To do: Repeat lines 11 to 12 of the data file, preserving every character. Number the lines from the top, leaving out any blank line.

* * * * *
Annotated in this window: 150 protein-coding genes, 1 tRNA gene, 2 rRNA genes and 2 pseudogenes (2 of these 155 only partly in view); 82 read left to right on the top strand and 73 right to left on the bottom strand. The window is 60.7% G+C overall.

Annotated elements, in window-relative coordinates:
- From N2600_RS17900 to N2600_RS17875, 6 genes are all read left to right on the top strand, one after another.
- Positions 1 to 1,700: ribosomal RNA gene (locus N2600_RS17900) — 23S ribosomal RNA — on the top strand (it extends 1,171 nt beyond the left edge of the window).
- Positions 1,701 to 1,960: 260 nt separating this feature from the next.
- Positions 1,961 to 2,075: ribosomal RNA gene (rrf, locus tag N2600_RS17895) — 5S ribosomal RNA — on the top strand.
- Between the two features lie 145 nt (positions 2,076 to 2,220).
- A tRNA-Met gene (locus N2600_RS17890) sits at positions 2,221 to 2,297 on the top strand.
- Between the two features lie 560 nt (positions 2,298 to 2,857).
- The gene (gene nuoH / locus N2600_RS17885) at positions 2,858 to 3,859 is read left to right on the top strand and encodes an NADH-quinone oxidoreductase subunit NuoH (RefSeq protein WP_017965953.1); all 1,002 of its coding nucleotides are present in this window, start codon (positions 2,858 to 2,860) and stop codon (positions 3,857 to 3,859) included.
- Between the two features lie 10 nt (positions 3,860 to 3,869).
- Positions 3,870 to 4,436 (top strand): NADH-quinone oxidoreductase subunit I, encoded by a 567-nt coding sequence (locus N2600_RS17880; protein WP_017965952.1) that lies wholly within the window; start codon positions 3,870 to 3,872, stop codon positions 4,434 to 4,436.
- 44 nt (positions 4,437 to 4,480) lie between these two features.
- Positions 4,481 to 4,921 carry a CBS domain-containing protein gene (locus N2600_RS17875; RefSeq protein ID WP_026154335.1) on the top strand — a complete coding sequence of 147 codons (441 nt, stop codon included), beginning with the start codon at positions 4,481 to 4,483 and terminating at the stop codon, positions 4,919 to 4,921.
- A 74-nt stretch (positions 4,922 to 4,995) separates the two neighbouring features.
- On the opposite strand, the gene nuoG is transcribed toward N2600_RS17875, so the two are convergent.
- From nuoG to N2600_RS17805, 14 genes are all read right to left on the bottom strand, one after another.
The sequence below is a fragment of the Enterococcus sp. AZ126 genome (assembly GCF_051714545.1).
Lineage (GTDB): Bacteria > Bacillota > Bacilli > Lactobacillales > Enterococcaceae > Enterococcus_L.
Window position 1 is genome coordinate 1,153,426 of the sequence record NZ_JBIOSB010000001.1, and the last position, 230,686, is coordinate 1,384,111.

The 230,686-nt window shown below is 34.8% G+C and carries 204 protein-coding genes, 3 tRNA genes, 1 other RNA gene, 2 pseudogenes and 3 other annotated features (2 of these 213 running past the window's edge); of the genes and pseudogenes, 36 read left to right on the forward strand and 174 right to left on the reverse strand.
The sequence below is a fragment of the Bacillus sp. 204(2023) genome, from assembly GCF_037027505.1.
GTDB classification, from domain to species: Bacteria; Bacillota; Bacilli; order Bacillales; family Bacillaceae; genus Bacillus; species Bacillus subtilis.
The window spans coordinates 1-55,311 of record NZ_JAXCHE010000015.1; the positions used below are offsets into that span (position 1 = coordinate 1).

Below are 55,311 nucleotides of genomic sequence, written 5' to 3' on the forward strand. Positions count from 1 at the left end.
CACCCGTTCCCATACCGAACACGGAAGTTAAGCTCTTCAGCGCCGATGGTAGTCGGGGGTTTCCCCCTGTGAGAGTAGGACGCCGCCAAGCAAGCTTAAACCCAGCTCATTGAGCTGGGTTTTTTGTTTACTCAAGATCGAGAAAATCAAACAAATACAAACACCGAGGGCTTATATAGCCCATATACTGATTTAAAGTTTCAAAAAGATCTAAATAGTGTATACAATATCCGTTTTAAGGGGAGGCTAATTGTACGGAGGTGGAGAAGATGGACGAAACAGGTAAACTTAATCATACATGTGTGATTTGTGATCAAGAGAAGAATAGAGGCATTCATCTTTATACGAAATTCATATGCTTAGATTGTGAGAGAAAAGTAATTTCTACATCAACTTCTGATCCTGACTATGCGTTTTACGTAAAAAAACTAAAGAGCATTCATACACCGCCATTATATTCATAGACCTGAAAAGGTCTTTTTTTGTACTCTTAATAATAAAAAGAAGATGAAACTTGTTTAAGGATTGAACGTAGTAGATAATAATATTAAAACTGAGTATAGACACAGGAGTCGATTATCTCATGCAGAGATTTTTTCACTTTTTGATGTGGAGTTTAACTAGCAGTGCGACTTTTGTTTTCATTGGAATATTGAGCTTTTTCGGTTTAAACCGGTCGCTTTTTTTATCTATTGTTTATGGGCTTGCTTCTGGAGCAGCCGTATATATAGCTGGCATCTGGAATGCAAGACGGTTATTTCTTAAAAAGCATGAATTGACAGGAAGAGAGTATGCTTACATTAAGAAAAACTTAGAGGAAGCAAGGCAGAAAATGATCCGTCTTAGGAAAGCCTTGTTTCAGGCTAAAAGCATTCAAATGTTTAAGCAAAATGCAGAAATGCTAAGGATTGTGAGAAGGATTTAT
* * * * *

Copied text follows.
- Between the two features lie 10 nt (positions 3,860 to 3,869).
- Positions 3,870 to 4,436 (top strand): NADH-quinone oxidoreductase subunit I, encoded by a 567-nt coding sequence (locus N2600_RS17880; protein WP_017965952.1) that lies wholly within the window; start codon positions 3,870 to 3,872, stop codon positions 4,434 to 4,436.